Pot Bellied Pigs

Basic Care: Potbelly Pigs

Potbellied pigs remain a popular pet, several decades after their introduction into the United States.  New breeds or types of miniature pigs now exist, with breeders aiming to create smaller pet pigs.  Breeding for micro mini or teacup sized pigs does not always result in tiny adult pigs!  Before acquiring any potbellied or miniature pig, you will need to be prepared for a pet that may weigh 60 to 120 pounds or more as an adult.  The best way to predict how big your pig will grow is to see how big both parents are at maturity.  Much of your pig's growth will occur in the first 9 to 12 months of age but it will continue to grow until it is at least two or three years old.  Do not be surprised if your 40 pound yearling pig ultimately grows up to be an 80 pound adult.

Common Skin Diseases of Miniature Pigs

Skin is the largest organ in the body and acts as a physical barrier between the body and the environment. Besides acting as a barrier, the skin also provides sensory input about our environment, helps us regulate heat, provides immunes function, and produces the precursors to Vitamin D. The three layers of the skin are the epidermis, dermis, and subcutis. The epidermis is the most external layer of the skin. This layer contains flat-shaped cells called keratinocytes and pigmented cells called melanocytes. Underneath this layer is the dermis which contains collagen and immune cells. Beneath this is the subcutis which is where the major branches of the vessels and nerves lie.

Tusk Trims

The adult canine teeth, also known as tusks, erupt at about one year of age and continue to grow throughout a pig's life. Tusks grow larger in boars (unneutered males) than sows (females). The tusks of a barrow (a male pig neutered while young) will not grow as quickly as in a boar. Tusks can grow quite large, and are often sharp.

Vaccinations in Pot-belly Pigs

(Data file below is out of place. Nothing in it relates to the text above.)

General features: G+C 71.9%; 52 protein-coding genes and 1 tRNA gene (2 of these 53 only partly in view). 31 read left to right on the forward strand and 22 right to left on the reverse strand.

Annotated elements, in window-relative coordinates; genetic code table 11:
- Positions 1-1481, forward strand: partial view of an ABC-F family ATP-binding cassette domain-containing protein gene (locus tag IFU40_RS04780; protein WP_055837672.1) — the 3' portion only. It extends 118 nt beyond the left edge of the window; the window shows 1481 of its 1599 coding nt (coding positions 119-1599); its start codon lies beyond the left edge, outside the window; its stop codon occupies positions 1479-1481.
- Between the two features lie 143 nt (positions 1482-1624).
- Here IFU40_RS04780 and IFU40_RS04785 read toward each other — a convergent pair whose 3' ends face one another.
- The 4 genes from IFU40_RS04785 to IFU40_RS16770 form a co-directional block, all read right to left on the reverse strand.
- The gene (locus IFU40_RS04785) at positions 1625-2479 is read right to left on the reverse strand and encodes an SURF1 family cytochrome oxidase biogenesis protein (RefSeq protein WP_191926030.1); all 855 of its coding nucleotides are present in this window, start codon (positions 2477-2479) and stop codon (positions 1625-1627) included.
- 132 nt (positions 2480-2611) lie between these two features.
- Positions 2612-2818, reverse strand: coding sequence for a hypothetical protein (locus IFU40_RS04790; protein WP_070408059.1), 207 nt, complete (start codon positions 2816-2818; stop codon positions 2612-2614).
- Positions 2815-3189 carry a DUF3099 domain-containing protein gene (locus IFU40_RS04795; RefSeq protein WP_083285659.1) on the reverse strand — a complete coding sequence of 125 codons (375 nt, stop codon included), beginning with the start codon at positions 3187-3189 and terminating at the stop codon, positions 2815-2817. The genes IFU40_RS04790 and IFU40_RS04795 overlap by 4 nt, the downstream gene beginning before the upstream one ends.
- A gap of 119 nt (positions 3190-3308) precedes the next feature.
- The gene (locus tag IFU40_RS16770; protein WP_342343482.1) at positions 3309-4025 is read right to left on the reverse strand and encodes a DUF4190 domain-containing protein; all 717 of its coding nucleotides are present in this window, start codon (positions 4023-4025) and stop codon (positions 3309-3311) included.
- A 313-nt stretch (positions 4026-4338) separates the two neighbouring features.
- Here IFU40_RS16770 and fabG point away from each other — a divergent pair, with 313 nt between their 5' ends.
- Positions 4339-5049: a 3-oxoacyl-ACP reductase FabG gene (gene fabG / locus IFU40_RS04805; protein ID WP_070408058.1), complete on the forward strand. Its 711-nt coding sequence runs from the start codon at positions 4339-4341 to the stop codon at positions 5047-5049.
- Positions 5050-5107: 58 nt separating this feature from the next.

Yearly vaccinations are recommended for most potbellied pigs and miniature pigs.  There are several vaccines labeled for use in production/farm pigs, and your veterinarian will determine which are appropriate for your individual pet.  Several factors will be considered by your veterinarian, including your geographical area, the age and breeding status of your pig, and potential exposure to other pigs (directly or indirectly).

Spaying Pot-belly Pigs

Female pot-bellied pigs are known as gilts if they've never been pregnant, and sows if they have produced at least one litter.  Gilts are usually spayed at a young age to prevent undesirable traits such as odor, aggressiveness, mounting of other pets and people, and urine-marking.  Spaying prevents diseases such as uterine tumors which are common in older intact gilts and sows.  We recommend that a spay is performed when a gilt is between 4 and 6 months of age.  If an intact gilt is already showing these behaviors, she may never lose these traits even once she has been spayed.

Senior Care of Pot-belly Pigs

The average lifespan of potbellied pigs is approximately 10-15 years, with some pigs living into their 20s.  The quality of care a pig receives throughout its life has a great influence on longevity.  Pigs can be considered seniors at 10 years of age.  Senior pigs are a new phenomenon in this country since the first pot-bellied pigs were imported to the United States only about 25 years ago.  Agricultural swine medicine contributes greatly to our understanding of health and disease in pet pigs.

Neutering Pot-belly Pigs

Male pot-bellied pigs (also known as boars) are usually neutered at a young age to prevent undesirable traits such as odor, aggressiveness, mounting of other pets and people, and urine-marking.  A neutered male pig is known as a barrow.  We recommend that this is done between 4 and 6 months of age.  If an intact boar is already showing these behaviors, he may never lose these traits even once he has been neutered.